, Volume 120, Issue 3, pp 427-436

First online:

Oviposition by mutualistic seed-parasitic pollinators and its effects on annual fitness of single- and multi-flowered host plants

  • Åsa M. HemborgAffiliated withDepartment of Plant Ecology, Evolutionary Biology Centre, Uppsala University, Villavägen 14, SE-75236 Uppsala, Sweden
  • , Laurence DesprésAffiliated withLaboratoire de Biologie des Populations d'Altitude, UMR 5553, Université J. Fourier, BP 53X, F-38041 Grenoble Cedex 9, France

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The balance of intimate relationships between plants and seed-eating pollinators can depend on pollinator behaviour in relation to floral characters, such as flower size and flower number. Here, we examined how pollinator oviposition in relation to these traits affected annual fitness (seed output) of single- and multi-flowered Trollius europaeus along altitudinal gradients in subarctic Sweden and the French Alps. Small flies (Chiastocheta spp.) pollinate T. europaeus and their larvae feed on developing seeds. Assuming that late flowers in multi-flowered plants attracted flies to the earliest flower on the same plant, we expected more eggs and higher seed predation in early multiple flowers than in single flowers. Relative seed predation would thereby increase with flower number. Both in Sweden and the Alps, more eggs were placed on large flowers. Early multiple flowers were slightly larger than single flowers, and about twice the size of secondary flowers. As a result, and possibly combined with the effects of secondary flowers, early multiple flowers attracted more ovipositing flies and experienced relatively higher seed predation. However, this did not generally result in higher seed predation of multi-flowered hosts. Multiple flowers had greater seed output than single flowers at all altitudes, also in the high alpine and subarctic sites, where single flowers were more abundant. We hypothesise that the distribution of multiple flowers generally is enforced by environmental factors, rather than by fly-host plant interactions, because only very rarely (in triple-flowered alpine plants) was seed predation disproportionate, and the relationship skewed to the disadvantage of the host. The outcome of the mutualistic interaction was often similar in alpine and subarctic populations, but the underlying factors were different. Subarctic flowers had high abortion and low predation rates, while alpine flowers experienced the reversed situation. The higher fly abundance in the Alps suggests a more intense mutualistic interaction than in Sweden. Despite varying ecological and environmental conditions at these sites, the mutualistic relationship was generally in balance. However, when it was unbalanced, this could be explained by fly behaviour in response to floral traits, and by differences in fly abundance.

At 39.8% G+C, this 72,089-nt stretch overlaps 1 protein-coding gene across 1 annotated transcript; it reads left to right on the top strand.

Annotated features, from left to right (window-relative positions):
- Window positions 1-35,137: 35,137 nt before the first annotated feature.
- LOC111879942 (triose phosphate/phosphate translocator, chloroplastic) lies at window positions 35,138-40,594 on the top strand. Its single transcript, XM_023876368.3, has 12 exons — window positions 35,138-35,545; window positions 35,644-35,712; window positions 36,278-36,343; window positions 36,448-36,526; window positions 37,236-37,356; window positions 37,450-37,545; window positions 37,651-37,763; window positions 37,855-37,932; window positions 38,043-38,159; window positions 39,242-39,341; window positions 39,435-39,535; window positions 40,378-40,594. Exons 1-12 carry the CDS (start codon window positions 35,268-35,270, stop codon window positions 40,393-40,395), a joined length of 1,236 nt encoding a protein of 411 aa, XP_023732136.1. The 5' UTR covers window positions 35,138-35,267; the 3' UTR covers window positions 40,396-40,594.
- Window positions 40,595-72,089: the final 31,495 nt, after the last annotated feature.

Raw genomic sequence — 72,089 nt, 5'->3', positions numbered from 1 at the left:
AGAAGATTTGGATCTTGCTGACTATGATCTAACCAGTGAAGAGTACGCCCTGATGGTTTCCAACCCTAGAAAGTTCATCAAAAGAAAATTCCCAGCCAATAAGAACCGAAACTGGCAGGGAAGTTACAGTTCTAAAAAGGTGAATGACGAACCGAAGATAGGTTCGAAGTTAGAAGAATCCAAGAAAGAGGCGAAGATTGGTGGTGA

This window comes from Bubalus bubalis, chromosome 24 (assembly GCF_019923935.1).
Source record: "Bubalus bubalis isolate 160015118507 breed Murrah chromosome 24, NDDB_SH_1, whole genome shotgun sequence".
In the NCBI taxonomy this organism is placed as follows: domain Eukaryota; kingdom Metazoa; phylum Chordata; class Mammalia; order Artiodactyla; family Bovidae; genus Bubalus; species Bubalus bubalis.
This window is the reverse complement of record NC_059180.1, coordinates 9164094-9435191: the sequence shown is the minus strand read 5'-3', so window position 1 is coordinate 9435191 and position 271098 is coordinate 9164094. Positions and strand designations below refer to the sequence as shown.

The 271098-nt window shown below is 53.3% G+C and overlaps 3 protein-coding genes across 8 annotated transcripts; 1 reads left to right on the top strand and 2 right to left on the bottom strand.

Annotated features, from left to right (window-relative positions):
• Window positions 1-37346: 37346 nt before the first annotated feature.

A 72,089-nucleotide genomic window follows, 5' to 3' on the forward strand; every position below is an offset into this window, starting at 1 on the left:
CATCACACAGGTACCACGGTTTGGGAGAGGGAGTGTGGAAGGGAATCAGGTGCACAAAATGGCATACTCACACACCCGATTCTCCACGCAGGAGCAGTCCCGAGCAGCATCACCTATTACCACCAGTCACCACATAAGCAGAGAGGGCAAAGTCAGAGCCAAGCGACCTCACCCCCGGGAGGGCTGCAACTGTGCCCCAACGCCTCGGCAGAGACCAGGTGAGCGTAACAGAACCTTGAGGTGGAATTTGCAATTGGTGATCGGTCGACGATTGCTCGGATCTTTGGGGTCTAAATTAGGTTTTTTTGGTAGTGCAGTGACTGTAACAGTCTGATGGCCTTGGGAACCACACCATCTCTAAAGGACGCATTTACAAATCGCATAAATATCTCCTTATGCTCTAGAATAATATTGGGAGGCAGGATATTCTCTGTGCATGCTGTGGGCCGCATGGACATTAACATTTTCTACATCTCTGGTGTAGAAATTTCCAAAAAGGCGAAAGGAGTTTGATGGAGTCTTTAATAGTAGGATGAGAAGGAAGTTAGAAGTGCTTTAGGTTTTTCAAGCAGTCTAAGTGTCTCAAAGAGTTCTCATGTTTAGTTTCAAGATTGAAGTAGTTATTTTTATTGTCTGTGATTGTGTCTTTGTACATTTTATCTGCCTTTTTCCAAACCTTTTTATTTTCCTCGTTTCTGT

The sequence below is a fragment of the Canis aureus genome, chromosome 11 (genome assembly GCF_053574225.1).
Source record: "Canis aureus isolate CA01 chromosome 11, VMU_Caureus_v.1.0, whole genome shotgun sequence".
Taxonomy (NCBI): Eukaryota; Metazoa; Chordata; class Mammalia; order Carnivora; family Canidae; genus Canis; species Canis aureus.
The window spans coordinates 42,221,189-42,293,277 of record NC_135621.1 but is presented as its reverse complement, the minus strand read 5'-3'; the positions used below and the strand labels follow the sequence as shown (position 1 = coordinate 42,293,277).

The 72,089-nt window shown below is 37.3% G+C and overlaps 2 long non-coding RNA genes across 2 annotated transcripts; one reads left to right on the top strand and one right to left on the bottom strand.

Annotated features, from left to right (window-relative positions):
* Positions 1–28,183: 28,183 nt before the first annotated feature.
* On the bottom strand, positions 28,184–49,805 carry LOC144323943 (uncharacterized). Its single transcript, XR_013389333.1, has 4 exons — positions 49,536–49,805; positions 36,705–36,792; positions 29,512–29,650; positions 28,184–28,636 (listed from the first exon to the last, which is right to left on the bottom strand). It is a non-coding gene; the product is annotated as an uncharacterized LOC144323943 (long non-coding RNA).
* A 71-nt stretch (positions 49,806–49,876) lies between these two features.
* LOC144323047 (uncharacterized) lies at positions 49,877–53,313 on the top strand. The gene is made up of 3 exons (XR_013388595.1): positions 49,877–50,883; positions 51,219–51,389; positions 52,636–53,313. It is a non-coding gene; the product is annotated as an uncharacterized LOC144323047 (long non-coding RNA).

Key words Altitudinal variation Chiastocheta Pollinator behaviour Predispersal seed predation Trollius europaeus